Fidel Castro’s guerrilla manifesto of 1957 included an immediate literacy and education campaign, with the slogan “Revolution and Education are the same thing”.
One suspects that Federal Labor were not reading from the same script when they promoted their education agenda during 2007. While the Federal Government has “named” its education agenda an “Education Revolution” a fundamental question might be: “is it?”
The Prime Minister, 12 months ago in January 2007, as the then Opposition Leader, stated that what was needed was “a revolution in the quantum of our investment and a revolution in the quality of our education outcomes”.
Going by this definition it is arguable that the “plan” as made explicit to date, is a true revolution.
It does not at first appear to be a political revolution, nor “a sudden and violent revolution that seeks not only to establish a new political system but to transform an entire society”. Nor even a significant change that usually occurs in a short period of time, nor perhaps “activity or movement designed to effect fundamental changes in the socioeconomic situation”; depending of which definition suits one’s argument.
It is possible, if the types of challenges facing Australian education outlined later in this piece are addressed, we may consequently see “slow but sweeping transformations of the entire society that take several generations to bring about”.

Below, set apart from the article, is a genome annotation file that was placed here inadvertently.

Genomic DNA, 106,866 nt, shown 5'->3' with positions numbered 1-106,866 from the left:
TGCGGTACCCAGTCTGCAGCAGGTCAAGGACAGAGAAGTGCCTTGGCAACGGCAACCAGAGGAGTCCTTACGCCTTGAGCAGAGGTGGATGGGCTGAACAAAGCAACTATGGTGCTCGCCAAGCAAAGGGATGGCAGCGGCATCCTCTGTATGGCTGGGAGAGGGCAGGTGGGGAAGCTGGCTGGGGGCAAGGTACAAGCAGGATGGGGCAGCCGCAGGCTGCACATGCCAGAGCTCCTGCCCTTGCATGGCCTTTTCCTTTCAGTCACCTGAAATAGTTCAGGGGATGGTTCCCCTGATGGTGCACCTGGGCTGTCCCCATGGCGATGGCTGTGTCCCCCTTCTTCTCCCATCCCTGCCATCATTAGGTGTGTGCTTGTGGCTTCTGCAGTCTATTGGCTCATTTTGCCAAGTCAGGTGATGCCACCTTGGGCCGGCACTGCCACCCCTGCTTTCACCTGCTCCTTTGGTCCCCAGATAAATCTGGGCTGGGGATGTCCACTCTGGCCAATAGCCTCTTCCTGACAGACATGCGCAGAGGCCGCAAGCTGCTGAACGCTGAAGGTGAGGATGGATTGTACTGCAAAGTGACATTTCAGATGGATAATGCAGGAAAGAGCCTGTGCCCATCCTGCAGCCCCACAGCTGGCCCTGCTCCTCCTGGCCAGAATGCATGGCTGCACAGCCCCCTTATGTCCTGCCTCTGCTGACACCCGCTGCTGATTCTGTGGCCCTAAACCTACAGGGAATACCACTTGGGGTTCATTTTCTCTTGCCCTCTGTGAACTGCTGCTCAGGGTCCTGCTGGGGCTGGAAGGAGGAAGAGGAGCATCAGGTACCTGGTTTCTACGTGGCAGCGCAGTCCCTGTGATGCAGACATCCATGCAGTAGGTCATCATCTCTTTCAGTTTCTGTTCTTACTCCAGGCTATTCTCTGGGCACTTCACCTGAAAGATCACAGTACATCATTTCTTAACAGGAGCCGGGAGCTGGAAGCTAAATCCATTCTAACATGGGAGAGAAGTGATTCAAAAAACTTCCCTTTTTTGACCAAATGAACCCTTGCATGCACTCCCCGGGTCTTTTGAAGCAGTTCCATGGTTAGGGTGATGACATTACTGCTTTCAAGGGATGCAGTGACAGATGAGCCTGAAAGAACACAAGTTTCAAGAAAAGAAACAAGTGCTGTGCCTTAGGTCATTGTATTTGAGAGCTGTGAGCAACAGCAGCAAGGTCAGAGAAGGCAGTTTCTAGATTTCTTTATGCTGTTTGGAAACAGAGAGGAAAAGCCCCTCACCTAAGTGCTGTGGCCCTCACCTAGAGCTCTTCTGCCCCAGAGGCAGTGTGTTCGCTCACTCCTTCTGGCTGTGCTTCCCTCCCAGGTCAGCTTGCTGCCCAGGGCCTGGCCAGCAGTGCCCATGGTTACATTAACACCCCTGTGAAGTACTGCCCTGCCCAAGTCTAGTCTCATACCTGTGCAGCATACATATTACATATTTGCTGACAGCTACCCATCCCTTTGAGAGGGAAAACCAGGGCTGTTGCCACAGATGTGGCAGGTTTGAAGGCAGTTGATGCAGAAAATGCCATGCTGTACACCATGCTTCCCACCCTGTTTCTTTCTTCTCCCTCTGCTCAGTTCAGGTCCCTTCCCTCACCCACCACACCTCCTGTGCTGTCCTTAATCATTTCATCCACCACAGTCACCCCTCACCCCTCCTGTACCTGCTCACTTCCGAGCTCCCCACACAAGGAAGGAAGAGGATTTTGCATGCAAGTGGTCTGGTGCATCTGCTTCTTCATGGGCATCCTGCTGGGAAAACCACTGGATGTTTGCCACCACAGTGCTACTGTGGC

The choice of the word “revolution” however, opens possibilities, perhaps unintended when the Prime Minister announced it last year. The word revolution itself is critical in consideration of the questions “but where and how should it end?”
Paul Freire in his eloquent writing Pedagogy of the Oppressed said of the nature of “the word”:
But the word is more than just an instrument that makes dialogue possible … Within the word we find two dimensions, reflection and action, in such radical interaction that if one is sacrificed - even in part - the other immediately suffers.
In this context then it is worth reflecting on education in Australia over the past decade, considering the achievements, the challenges and the shortfalls.
In spite of what the Independent Education Union of Australia would view as poor government policy and inadequate funding over the past decade, Australian students have been highly competitive in the international surveys.
Further, almost all Australian students meet the national benchmarks in literacy and numeracy.
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